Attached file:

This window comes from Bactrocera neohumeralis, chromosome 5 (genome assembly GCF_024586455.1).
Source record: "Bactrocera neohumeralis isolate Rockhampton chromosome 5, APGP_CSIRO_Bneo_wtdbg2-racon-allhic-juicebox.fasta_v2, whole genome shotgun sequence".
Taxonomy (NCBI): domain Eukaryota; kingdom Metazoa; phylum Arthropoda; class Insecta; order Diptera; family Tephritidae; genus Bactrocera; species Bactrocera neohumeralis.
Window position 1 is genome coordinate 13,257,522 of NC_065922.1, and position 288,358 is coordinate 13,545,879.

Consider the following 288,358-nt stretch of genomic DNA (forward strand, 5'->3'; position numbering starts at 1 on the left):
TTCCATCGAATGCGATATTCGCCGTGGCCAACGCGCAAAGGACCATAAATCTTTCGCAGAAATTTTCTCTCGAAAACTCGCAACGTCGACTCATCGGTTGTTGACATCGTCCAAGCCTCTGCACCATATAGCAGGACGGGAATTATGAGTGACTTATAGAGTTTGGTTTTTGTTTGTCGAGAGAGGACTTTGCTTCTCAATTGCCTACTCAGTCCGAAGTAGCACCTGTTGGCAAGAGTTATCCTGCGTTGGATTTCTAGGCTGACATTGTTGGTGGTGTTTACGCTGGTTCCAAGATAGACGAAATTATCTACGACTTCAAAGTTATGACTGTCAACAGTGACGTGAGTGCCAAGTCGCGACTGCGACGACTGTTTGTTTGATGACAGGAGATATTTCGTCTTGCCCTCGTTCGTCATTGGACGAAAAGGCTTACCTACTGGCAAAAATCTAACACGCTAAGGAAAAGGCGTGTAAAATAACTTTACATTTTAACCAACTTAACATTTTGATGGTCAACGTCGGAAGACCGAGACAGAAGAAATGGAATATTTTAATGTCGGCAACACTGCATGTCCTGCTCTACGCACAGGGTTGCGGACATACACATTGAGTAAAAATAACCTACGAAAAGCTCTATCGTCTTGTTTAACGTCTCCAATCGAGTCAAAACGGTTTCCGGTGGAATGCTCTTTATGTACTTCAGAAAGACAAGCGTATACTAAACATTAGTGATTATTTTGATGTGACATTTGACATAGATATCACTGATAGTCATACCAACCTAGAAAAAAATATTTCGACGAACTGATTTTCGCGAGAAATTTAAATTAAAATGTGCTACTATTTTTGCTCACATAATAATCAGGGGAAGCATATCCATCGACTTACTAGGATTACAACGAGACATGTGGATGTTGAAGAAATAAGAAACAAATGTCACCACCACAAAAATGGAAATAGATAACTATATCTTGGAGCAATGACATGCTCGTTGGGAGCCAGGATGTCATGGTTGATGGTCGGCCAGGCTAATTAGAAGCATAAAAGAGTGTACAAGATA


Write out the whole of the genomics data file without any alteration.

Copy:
This window comes from Bactrocera neohumeralis, chromosome 5 (genome assembly GCF_024586455.1).
Source record: "Bactrocera neohumeralis isolate Rockhampton chromosome 5, APGP_CSIRO_Bneo_wtdbg2-racon-allhic-juicebox.fasta_v2, whole genome shotgun sequence".
Taxonomy (NCBI): domain Eukaryota; kingdom Metazoa; phylum Arthropoda; class Insecta; order Diptera; family Tephritidae; genus Bactrocera; species Bactrocera neohumeralis.
Window position 1 is genome coordinate 13,257,522 of NC_065922.1, and position 288,358 is coordinate 13,545,879.

Consider the following 288,358-nt stretch of genomic DNA (forward strand, 5'->3'; position numbering starts at 1 on the left):
TTCCATCGAATGCGATATTCGCCGTGGCCAACGCGCAAAGGACCATAAATCTTTCGCAGAAATTTTCTCTCGAAAACTCGCAACGTCGACTCATCGGTTGTTGACATCGTCCAAGCCTCTGCACCATATAGCAGGACGGGAATTATGAGTGACTTATAGAGTTTGGTTTTTGTTTGTCGAGAGAGGACTTTGCTTCTCAATTGCCTACTCAGTCCGAAGTAGCACCTGTTGGCAAGAGTTATCCTGCGTTGGATTTCTAGGCTGACATTGTTGGTGGTGTTTACGCTGGTTCCAAGATAGACGAAATTATCTACGACTTCAAAGTTATGACTGTCAACAGTGACGTGAGTGCCAAGTCGCGACTGCGACGACTGTTTGTTTGATGACAGGAGATATTTCGTCTTGCCCTCGTTCGTCATTGGACGAAAAGGCTTACCTACTGGCAAAAATCTAACACGCTAAGGAAAAGGCGTGTAAAATAACTTTACATTTTAACCAACTTAACATTTTGATGGTCAACGTCGGAAGACCGAGACAGAAGAAATGGAATATTTTAATGTCGGCAACACTGCATGTCCTGCTCTACGCACAGGGTTGCGGACATACACATTGAGTAAAAATAACCTACGAAAAGCTCTATCGTCTTGTTTAACGTCTCCAATCGAGTCAAAACGGTTTCCGGTGGAATGCTCTTTATGTACTTCAGAAAGACAAGCGTATACTAAACATTAGTGATTATTTTGATGTGACATTTGACATAGATATCACTGATAGTCATACCAACCTAGAAAAAAATATTTCGACGAACTGATTTTCGCGAGAAATTTAAATTAAAATGTGCTACTATTTTTGCTCACATAATAATCAGGGGAAGCATATCCATCGACTTACTAGGATTACAACGAGACATGTGGATGTTGAAGAAATAAGAAACAAATGTCACCACCACAAAAATGGAAATAGATAACTATATCTTGGAGCAATGACATGCTCGTTGGGAGCCAGGATGTCATGGTTGATGGTCGGCCAGGCTAATTAGAAGCATAAAAGAGTGTACAAGATA